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3) Summer courses allow you to play catch-up with your courses and credit hours. Although everyone would like to move through college taking the exact number of credit hours each semester in order to graduate in 4 years, this doesn’t happen that often. Things take place during college that may set you back. For example, you may have stumbled with a course and now have to repeat it. Whether you repeat it in the summer or during a regular semester, repeating the course means you will get a new grade but you do not get the additional credit hours. Just to clear about this, when you take the same course two times, you only earn credit hours one time. That means you essentially “owe” credit hours, and need to earn back these credit hours somehow. Taking a summer course allows you to earn back these hours, and get right back on track as far as completing your credit hours.

4) It is my experience (probably 25 years of teaching summer class) and that of colleagues and students I have spoken to that summer class have a more laid-back atmosphere compared to a typical semester. It is the summer, and everybody seems just a bit calmer about things. I can’t say this is always true and clearly my “study” is unscientific, but this is my impression of summer classes.

These big advantages will work in your favor as you navigate your way through your college career. I hope you will consider taking a summer class–there’s a good chance it will benefit you!

Please note that the comments of Dr. Golding and the others who post on this blog express their own opinion and not that of the University of Kentucky.

 

College Summer Break: Use It Wisely!

With the school year coming to a close I thought it would be useful to discuss how best to think about summer break. In talking about this, it is important to keep in mind that my advice is for both those who will still be in college next academic year and incoming students.

I feel that the end of the academic year is a time to recharge. All those weeks of hard work have probably left you tired and in need of some much needed downtime. There is nothing wrong with just hanging out and getting yourself back to normal, at least during a part of the summer. For some of you, those initial days home will bring some much-needed sleep and a lot of good times with family and friends. Think of this aspect of summer break as a reward for a job well done. You made it through the school year and you are to be rewarded for all your efforts. Hopefully, your grades will reflect how hard you worked.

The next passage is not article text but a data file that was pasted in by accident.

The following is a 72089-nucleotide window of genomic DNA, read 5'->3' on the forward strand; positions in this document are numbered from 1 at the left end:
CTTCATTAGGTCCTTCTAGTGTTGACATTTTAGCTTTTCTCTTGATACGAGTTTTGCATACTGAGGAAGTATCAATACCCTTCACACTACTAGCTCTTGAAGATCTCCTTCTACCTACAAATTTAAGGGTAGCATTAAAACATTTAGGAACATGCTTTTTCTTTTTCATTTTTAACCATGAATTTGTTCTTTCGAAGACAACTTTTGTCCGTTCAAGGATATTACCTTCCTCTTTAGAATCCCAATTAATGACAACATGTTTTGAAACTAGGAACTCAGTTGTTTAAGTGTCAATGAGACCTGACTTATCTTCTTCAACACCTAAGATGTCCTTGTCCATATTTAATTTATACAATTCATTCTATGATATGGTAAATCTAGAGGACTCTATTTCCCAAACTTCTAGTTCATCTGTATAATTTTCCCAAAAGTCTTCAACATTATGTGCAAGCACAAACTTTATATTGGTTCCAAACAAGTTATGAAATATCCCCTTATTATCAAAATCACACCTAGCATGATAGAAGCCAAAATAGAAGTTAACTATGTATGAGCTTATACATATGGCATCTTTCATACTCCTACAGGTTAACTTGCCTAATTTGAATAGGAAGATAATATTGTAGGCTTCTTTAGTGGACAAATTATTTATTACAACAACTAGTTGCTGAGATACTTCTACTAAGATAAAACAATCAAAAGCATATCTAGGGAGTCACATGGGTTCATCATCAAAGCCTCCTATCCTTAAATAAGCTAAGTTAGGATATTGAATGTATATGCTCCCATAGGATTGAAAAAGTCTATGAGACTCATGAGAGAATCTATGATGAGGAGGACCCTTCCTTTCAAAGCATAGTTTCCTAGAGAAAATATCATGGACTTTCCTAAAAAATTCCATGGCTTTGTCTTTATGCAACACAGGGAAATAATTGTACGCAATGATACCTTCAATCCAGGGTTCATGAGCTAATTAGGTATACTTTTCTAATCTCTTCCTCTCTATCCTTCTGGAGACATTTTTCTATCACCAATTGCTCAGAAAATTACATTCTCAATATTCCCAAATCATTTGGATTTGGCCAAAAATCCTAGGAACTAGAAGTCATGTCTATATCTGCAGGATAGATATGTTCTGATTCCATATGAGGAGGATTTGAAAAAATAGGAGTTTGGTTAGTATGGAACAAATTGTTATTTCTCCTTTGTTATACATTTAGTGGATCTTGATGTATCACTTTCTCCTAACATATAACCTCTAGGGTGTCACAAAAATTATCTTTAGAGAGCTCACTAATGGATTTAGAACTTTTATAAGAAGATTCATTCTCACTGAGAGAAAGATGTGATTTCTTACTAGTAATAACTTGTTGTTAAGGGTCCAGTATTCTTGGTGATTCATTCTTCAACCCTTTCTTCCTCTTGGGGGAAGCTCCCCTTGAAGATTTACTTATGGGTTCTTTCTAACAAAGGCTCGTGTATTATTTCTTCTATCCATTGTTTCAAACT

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I hope your time relaxing will include a few good books. As always, there is nothing like reading to calm you down and get your mind thinking about the world in new and exciting ways. In addition, all that reading will have residual benefits of improving your vocabulary, writing and thinking. In addition, what you read may even be related to what you are studying in school. The way I think about it, a good book goes a long way to a more relaxed person.

I understand that the summer is a time to refresh, but summer break is also a time to get things accomplished and to think ahead. One thing you might want to do is get a job during the summer months. It is likely that you can use the cash not only to do things during the summer or buy something you need, but it can also help you out with things you will need when school starts (e.g., textbooks). Also, if you can get a job related to your ultimate career plans that would be great–there is nothing like gaining experience in the workplace.

As far as thinking ahead, you might wonder what there is to prepare for, but it doesn’t take long to think of a list of things you probably need to do during the summer to ready for the next school year. I am not saying you should do all of these things right away, but at some point during the summer there are various tasks that you should try your best to get done. Here are a few:

1) visit your doctor and dentist

2) volunteer with some group, organization, or research lab—it will be great if this is related to your ultimate career goals

3) make contact with faculty who you might want to work with doing research when school begins

4) get your head together about career planning by checking out websites that offer information on various careers (e.g., careersinpsych.com if you are a Psychology major)—if you are a student getting ready to apply to graduate or professional school, start pulling application material together

5) continue to work on your resume